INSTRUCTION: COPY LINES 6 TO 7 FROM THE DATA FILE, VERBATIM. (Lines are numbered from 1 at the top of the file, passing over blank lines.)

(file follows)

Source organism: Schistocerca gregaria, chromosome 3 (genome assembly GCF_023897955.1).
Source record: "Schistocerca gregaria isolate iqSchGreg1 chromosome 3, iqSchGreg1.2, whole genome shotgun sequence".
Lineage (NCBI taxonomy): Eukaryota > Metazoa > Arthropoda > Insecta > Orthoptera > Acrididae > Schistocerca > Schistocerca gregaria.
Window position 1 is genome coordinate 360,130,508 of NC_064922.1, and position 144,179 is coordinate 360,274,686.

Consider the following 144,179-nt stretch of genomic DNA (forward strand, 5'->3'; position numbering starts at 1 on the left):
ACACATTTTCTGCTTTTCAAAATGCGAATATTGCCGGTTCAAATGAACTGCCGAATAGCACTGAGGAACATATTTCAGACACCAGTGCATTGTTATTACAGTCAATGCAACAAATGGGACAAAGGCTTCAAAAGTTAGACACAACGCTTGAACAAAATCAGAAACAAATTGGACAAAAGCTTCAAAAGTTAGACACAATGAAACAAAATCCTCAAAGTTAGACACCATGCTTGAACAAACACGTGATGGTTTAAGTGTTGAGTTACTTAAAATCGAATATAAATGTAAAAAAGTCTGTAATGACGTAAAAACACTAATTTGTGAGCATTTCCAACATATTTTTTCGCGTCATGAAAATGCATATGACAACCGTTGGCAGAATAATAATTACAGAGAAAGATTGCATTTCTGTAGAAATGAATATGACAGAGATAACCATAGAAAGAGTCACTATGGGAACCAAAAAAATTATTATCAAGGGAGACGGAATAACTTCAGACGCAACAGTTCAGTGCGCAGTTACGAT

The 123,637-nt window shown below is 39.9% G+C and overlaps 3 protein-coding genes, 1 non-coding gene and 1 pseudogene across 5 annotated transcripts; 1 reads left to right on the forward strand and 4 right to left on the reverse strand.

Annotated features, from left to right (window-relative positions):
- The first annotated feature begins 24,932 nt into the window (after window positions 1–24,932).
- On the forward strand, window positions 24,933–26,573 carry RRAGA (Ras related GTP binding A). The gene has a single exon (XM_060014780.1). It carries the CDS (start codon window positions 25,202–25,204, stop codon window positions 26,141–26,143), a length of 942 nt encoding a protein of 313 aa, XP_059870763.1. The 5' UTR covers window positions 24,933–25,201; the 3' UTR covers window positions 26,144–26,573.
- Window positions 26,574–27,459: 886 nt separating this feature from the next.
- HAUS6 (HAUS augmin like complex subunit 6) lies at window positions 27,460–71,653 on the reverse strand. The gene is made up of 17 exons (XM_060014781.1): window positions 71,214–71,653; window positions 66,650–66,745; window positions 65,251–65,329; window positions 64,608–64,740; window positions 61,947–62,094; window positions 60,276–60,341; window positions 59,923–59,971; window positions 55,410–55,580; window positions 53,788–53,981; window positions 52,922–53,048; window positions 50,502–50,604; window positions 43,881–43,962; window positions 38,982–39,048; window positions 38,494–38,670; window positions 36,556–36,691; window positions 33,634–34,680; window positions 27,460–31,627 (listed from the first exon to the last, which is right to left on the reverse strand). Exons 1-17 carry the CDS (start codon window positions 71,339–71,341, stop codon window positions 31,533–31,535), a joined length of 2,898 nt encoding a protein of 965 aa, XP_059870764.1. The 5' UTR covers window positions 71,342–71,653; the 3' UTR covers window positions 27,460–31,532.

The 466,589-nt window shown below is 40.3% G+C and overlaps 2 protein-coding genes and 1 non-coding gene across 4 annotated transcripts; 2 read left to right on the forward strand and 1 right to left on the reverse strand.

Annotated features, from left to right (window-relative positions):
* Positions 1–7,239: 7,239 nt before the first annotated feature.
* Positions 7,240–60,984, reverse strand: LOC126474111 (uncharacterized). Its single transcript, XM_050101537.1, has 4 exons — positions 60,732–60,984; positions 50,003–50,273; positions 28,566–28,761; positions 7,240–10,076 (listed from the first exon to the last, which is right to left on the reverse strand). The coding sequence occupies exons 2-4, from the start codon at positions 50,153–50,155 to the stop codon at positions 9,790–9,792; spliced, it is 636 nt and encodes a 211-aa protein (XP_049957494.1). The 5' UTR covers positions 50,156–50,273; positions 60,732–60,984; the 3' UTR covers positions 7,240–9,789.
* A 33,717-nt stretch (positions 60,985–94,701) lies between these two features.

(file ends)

ACACATTTTCTGCTTTTCAAAATGCGAATATTGCCGGTTCAAATGAACTGCCGAATAGCACTGAGGAACATATTTCAGACACCAGTGCATTGTTATTACAGTCAATGCAACAAATGGGACAAAGGCTTCAAAAGTTAGACACAACGCTTGAACAAAATCAGAAACAAATTGGACAAAAGCTTCAAAAGTTAGACACAATGAAACAAAATCCTCAAAGTTAGACACCATGCTTGAACAAACACGTGATGGTTTAAGTGTTGAGTTACTTAAAATCGAATATAAATGTAAAAAAGTCTGTAATGACGTAAAAACACTAATTTGTGAGCATTTCCAACATATTTTTTCGCGTCATGAAAATGCATATGACAACCGTTGGCAGAATAATAATTACAGAGAAAGATTGCATTTCTGTAGAAATGAATATGACAGAGATAACCATAGAAAGAGTCACTATGGGAACCAAAAAAATTATTATCAAGGGAGACGGAATAACTTCAGACGCAACAGTTCAGTGCGCAGTTACGAT

The 123,637-nt window shown below is 39.9% G+C and overlaps 3 protein-coding genes, 1 non-coding gene and 1 pseudogene across 5 annotated transcripts; 1 reads left to right on the forward strand and 4 right to left on the reverse strand.